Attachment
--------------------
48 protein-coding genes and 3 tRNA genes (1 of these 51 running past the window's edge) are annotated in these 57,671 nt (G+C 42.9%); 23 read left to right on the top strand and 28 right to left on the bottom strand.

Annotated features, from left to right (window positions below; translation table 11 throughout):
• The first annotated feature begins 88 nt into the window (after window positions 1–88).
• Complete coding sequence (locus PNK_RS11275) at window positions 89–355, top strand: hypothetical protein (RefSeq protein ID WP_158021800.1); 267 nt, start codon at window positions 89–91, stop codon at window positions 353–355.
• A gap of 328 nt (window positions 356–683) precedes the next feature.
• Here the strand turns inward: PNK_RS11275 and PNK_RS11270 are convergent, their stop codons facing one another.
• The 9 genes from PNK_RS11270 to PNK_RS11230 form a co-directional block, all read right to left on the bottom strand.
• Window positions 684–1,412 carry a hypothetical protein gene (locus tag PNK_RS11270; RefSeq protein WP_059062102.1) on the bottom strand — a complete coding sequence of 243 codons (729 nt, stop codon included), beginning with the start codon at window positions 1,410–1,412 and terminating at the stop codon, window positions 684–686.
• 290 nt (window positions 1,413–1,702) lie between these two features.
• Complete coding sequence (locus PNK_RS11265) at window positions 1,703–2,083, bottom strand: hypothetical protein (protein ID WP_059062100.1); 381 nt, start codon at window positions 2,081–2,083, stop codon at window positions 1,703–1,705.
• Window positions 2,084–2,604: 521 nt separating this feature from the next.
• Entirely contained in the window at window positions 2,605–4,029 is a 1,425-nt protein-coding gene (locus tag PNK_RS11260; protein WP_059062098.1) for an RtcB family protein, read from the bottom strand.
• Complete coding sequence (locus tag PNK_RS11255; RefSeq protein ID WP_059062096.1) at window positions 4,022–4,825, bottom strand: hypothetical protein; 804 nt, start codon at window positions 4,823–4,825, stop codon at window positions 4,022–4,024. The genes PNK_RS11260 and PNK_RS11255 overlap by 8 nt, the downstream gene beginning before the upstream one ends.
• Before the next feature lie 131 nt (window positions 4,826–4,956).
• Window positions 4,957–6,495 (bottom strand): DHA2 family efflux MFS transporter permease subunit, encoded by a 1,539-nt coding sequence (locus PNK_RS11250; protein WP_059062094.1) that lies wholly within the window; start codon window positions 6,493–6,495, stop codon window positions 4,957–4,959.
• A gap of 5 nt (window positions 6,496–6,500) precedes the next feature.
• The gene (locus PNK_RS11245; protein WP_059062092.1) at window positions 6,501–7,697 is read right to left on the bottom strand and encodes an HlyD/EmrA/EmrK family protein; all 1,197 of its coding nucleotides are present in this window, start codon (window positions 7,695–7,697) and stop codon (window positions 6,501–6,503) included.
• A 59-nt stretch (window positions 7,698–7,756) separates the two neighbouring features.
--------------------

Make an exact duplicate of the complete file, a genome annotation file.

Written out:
48 protein-coding genes and 3 tRNA genes (1 of these 51 running past the window's edge) are annotated in these 57,671 nt (G+C 42.9%); 23 read left to right on the top strand and 28 right to left on the bottom strand.

Annotated features, from left to right (window positions below; translation table 11 throughout):
• The first annotated feature begins 88 nt into the window (after window positions 1–88).
• Complete coding sequence (locus PNK_RS11275) at window positions 89–355, top strand: hypothetical protein (RefSeq protein ID WP_158021800.1); 267 nt, start codon at window positions 89–91, stop codon at window positions 353–355.
• A gap of 328 nt (window positions 356–683) precedes the next feature.
• Here the strand turns inward: PNK_RS11275 and PNK_RS11270 are convergent, their stop codons facing one another.
• The 9 genes from PNK_RS11270 to PNK_RS11230 form a co-directional block, all read right to left on the bottom strand.
• Window positions 684–1,412 carry a hypothetical protein gene (locus tag PNK_RS11270; RefSeq protein WP_059062102.1) on the bottom strand — a complete coding sequence of 243 codons (729 nt, stop codon included), beginning with the start codon at window positions 1,410–1,412 and terminating at the stop codon, window positions 684–686.
• 290 nt (window positions 1,413–1,702) lie between these two features.
• Complete coding sequence (locus PNK_RS11265) at window positions 1,703–2,083, bottom strand: hypothetical protein (protein ID WP_059062100.1); 381 nt, start codon at window positions 2,081–2,083, stop codon at window positions 1,703–1,705.
• Window positions 2,084–2,604: 521 nt separating this feature from the next.
• Entirely contained in the window at window positions 2,605–4,029 is a 1,425-nt protein-coding gene (locus tag PNK_RS11260; protein WP_059062098.1) for an RtcB family protein, read from the bottom strand.
• Complete coding sequence (locus tag PNK_RS11255; RefSeq protein ID WP_059062096.1) at window positions 4,022–4,825, bottom strand: hypothetical protein; 804 nt, start codon at window positions 4,823–4,825, stop codon at window positions 4,022–4,024. The genes PNK_RS11260 and PNK_RS11255 overlap by 8 nt, the downstream gene beginning before the upstream one ends.
• Before the next feature lie 131 nt (window positions 4,826–4,956).
• Window positions 4,957–6,495 (bottom strand): DHA2 family efflux MFS transporter permease subunit, encoded by a 1,539-nt coding sequence (locus PNK_RS11250; protein WP_059062094.1) that lies wholly within the window; start codon window positions 6,493–6,495, stop codon window positions 4,957–4,959.
• A gap of 5 nt (window positions 6,496–6,500) precedes the next feature.
• The gene (locus PNK_RS11245; protein WP_059062092.1) at window positions 6,501–7,697 is read right to left on the bottom strand and encodes an HlyD/EmrA/EmrK family protein; all 1,197 of its coding nucleotides are present in this window, start codon (window positions 7,695–7,697) and stop codon (window positions 6,501–6,503) included.
• A 59-nt stretch (window positions 7,698–7,756) separates the two neighbouring features.